of arrival and the circadian rhythms of toddlers

The International terminal at Logan was jammed. It was a surreal experience sitting there, eating stromboli and already feeling like a stranger in a strange land. I haven’t written yet about the journey, or indeed about our first 30 hours in Oxford, because I haven’t been exactly sure what to say. At first I was a bit too jet-lagged (I have promised myself never to publish anything when not fully in control of my faculties). Then I was afraid it would be too negative. Yes, it’s been like that. I felt I should wait for Inspiration & Encouragement to come before attempting to write about, or even realize, how I feel. And in this, my hour of need, I remember someone with just that inspiration to offer. I know an eye doctor from Wheaton, IL, who asks, every time he sees us, “What are you thankful for?” Let me tell you about our journey with that motif.

British Airways gave us a seat for Norah. Those of you that have traveled with infants and toddlers know what that means. For the rest of you, the deal is, children under 2 fly free, so you buy a seat for you and hold the heavy, squirming, possibly wet and/or poopy little mini-passenger in your arms for two, three, six hours–however long the flight lasts. It also means, if they are like Norah, they don’t sleep because they aren’t tied down and can’t get comfortable. Travel-savvy parents bring a carseat anyways, and hope for a nearby empty seat to which to strap their child. (We figured this out on Norah’s 9th flight–we are NOT travel-savvy parents). But we had it this time, Norah’s 12th and longest, and British Airways could not have been sweeter.

Norah and the T.V. One of my favorite moments on the overnight ride came at about 10 pm. Norah (window seat) wouldn’t sleep, but Mommy (aisle seat) wanted to try and doze a bit before dinner service. Suddenly Alex (in the middle, bless him) leans over and says, “She’ll be quiet now, I taught her to turn the TV on and off.” Surely enough, Norah is sitting there, staring at the screen on the back of the seat in front of her and turning it on, off, on, off, on, off…  It held her until she fell asleep.

We were welcomed by friends. It was a long, exhausting haul to get our bags and get out of the terminal at Heathrow. When we had been out the doors for about a minute, we saw a friendly face. Alex’s friend Chris, from Wheaton grad school, was there to meet us. He helped with our bags, waited with Norah and I while Alex went to recover the stroller (they took it away on the way out and so we didn’t have it at Heathrow and nearly forgot to pick it up again), and got us into the correct bus to Oxford and then taxi to our door. On the way to our place, another Wheaton grad school friend, Dave, showed up with a bag of groceries. May blessings be showered upon their heads! Not only that, but realizing we had no phone and no internet, Dave came back later with a phone for us and an ethernet cable so we could get online and let our families know we made it. I am using said cable at this moment, and blessing his head again.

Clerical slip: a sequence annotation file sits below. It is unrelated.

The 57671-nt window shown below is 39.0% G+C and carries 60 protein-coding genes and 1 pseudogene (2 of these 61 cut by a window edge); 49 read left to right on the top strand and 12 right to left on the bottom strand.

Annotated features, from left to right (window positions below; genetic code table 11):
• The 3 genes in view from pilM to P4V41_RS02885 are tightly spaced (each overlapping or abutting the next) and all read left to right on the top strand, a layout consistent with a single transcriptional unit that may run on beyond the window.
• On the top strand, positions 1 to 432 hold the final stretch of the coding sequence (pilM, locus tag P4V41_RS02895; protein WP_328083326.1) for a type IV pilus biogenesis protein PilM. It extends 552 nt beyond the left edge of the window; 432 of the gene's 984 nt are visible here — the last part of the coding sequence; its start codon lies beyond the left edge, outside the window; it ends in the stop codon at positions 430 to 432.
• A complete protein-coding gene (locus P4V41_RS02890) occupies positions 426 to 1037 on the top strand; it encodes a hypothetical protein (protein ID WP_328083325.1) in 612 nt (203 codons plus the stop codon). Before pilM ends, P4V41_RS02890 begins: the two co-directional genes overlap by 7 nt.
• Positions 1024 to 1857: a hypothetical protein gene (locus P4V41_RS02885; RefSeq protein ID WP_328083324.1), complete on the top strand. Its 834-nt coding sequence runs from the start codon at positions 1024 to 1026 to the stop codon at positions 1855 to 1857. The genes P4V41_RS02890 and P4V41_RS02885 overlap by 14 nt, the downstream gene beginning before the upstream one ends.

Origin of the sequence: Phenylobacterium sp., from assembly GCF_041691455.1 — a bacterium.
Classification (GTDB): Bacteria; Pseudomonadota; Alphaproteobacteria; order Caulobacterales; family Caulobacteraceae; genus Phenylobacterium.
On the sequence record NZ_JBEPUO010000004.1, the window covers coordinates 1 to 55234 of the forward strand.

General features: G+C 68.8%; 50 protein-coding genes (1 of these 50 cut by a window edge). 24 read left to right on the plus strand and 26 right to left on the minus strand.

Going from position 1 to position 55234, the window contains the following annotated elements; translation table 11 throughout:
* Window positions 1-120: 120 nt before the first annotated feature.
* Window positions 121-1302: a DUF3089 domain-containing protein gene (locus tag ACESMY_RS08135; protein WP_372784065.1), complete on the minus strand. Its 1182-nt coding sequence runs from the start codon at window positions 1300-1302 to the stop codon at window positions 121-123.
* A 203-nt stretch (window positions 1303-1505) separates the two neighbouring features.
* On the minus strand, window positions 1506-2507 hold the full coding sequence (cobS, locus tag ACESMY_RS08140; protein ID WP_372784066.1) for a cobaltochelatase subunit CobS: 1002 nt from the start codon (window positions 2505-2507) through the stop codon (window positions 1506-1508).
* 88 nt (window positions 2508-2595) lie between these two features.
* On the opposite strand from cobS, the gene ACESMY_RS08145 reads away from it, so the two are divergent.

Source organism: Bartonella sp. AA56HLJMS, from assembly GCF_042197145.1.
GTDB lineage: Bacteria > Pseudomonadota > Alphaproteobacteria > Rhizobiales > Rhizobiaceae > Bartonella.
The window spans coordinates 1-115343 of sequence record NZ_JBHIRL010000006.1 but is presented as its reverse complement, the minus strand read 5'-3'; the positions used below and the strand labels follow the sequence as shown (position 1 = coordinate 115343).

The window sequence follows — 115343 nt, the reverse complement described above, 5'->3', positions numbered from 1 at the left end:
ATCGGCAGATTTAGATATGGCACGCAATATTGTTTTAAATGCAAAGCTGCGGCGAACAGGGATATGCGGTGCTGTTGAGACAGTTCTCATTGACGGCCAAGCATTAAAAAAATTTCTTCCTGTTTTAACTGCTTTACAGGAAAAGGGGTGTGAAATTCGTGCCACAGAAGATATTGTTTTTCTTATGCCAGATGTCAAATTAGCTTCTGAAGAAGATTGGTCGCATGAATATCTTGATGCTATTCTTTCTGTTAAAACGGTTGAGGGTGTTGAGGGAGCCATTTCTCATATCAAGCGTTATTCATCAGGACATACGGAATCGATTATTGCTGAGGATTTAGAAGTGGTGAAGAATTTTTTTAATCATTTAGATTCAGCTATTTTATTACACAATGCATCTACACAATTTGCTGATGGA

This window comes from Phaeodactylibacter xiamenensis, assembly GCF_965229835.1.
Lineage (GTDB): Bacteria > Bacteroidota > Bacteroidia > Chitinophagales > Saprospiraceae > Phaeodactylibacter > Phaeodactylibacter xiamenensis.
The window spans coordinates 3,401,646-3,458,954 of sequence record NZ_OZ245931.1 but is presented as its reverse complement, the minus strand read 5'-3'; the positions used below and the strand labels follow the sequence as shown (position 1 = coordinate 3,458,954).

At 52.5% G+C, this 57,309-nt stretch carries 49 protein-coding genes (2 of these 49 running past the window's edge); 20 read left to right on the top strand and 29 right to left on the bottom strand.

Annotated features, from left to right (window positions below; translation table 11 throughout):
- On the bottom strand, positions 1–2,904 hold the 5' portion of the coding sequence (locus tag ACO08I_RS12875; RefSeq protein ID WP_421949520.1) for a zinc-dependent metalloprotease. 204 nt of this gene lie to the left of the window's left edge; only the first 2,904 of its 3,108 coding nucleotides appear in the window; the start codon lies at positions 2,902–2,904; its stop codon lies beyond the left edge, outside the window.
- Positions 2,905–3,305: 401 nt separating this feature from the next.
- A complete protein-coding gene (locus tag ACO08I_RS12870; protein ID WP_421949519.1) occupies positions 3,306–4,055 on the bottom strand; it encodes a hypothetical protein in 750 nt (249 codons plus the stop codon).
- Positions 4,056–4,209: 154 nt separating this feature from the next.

Circadian rhythms. The time change from Boston is 5 hours. When we arrived, everyone here was on their way to work. For us, it was three in the morning. Norah slept a little more than 3 hours on the plane, and snatched another 25 minutes on the bus. She had an afternoon nap of about two hours in the new place, and went to bed on time. She did wake up screaming around 8:30 our time, and then, thinking it was mid-afternoon, wanted to stay up and play. We kept her up for about two hours, then put her to bed again. That time, she stayed put until 9:10 this morning! We did hear her in there singing songs and talking to herself for a bit before slumber, but then she slept “like a baby.” And so did we.

First Impressions: Oxford town is beautiful. In passing, and in our two excursions so far, what I have seen of it is even more charming than I imagined–more posts on that soon. I don’t have enough Inspiration & Encouragement to describe our place yet. But I can say, gratefully, there are big and sunny windows, the refrigerator is bigger than I thought (about 1/2 the size of a standard US one, not a college fridge), the door locks, and we have a balcony over the backyard. These are the good things. After he (rather apologetically) let us in and gave us the tour, I told the super (on faith, and to his evident surprise) that it was lovely. And it will be. Alex thinks I should post a “Before” video for you all on YouTube. We’ll see.

It hasn’t all been quite quite. But I hang on to this:

In your book were written, every one of them,
the days that were formed for me,
when as yet there was none of them.          (Ps. 139:16)

It’s all meant to be.

And nothing is bewildering to God.

And I am blessed.

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6 Responses to of arrival and the circadian rhythms of toddlers

  1. Kyle wisdom says:

    Whew! Congratulations on making it over in one piece. I know those long trips with little kids are no fun. Praise God for good friends already over there who could help and greet you, what a blessing.

    I’m sure it will take a while to get all settled in your new place. It sounds like a great adventure! Make sure to get some rest.

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